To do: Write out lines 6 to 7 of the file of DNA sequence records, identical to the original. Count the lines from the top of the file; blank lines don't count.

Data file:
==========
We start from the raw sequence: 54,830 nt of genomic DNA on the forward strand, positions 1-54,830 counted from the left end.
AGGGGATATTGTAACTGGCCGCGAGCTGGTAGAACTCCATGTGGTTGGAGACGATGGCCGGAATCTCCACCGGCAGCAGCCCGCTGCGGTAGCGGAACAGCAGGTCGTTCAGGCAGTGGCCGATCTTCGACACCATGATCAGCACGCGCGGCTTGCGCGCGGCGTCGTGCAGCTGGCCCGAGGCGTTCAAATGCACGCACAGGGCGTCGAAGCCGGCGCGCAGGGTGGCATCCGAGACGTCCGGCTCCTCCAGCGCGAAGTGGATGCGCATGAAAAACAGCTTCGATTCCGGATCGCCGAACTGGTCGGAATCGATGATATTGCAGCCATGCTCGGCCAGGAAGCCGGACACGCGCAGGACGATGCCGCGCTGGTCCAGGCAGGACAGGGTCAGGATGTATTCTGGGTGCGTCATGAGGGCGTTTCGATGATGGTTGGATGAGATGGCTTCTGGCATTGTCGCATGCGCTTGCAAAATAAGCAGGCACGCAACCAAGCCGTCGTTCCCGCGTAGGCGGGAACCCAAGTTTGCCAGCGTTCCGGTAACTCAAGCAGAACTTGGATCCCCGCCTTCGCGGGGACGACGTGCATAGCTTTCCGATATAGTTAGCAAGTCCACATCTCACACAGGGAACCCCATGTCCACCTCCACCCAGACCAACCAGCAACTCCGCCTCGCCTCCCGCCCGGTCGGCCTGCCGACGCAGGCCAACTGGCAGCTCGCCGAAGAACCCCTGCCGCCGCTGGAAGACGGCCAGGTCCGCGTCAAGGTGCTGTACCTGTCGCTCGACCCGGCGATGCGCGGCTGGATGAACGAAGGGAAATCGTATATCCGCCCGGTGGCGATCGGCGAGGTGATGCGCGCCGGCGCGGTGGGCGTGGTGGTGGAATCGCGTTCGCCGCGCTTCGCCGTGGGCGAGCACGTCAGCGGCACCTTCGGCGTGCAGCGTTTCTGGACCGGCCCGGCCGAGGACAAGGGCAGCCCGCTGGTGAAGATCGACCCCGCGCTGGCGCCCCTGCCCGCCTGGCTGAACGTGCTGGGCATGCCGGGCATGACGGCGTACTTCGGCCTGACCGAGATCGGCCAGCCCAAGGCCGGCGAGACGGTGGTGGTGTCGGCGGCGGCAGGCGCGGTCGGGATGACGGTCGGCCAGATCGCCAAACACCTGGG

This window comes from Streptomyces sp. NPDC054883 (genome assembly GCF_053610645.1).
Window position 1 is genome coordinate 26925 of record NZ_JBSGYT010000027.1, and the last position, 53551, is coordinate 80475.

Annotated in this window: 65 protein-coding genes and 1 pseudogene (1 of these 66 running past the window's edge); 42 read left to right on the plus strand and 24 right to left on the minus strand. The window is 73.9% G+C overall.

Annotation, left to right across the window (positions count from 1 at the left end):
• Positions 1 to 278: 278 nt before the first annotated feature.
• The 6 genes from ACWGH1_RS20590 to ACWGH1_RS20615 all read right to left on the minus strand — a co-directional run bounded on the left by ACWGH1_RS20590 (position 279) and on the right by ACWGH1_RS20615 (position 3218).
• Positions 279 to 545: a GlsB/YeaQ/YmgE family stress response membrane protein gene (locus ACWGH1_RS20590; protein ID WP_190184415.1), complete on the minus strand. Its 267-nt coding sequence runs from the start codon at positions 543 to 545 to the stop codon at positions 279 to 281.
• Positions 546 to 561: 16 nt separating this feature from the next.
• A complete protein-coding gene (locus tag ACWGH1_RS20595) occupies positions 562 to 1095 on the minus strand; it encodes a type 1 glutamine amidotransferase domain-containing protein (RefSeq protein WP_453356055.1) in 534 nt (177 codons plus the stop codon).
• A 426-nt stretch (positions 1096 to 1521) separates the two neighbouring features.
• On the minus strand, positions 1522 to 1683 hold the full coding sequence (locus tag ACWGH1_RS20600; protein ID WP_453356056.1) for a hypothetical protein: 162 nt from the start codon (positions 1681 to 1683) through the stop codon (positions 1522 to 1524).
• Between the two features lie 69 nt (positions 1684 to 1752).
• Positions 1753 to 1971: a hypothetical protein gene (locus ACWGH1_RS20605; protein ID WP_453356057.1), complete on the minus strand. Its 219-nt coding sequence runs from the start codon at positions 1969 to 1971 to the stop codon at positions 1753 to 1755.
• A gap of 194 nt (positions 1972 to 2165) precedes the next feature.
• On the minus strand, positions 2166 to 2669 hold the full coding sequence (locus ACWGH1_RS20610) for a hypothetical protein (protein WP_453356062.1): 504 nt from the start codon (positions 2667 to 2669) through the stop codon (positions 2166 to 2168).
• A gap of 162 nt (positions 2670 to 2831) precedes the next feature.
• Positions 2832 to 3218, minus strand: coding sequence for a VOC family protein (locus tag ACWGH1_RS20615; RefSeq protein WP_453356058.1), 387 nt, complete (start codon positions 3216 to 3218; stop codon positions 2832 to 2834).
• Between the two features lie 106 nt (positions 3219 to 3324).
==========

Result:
Annotation, left to right across the window (positions count from 1 at the left end):
• Positions 1 to 278: 278 nt before the first annotated feature.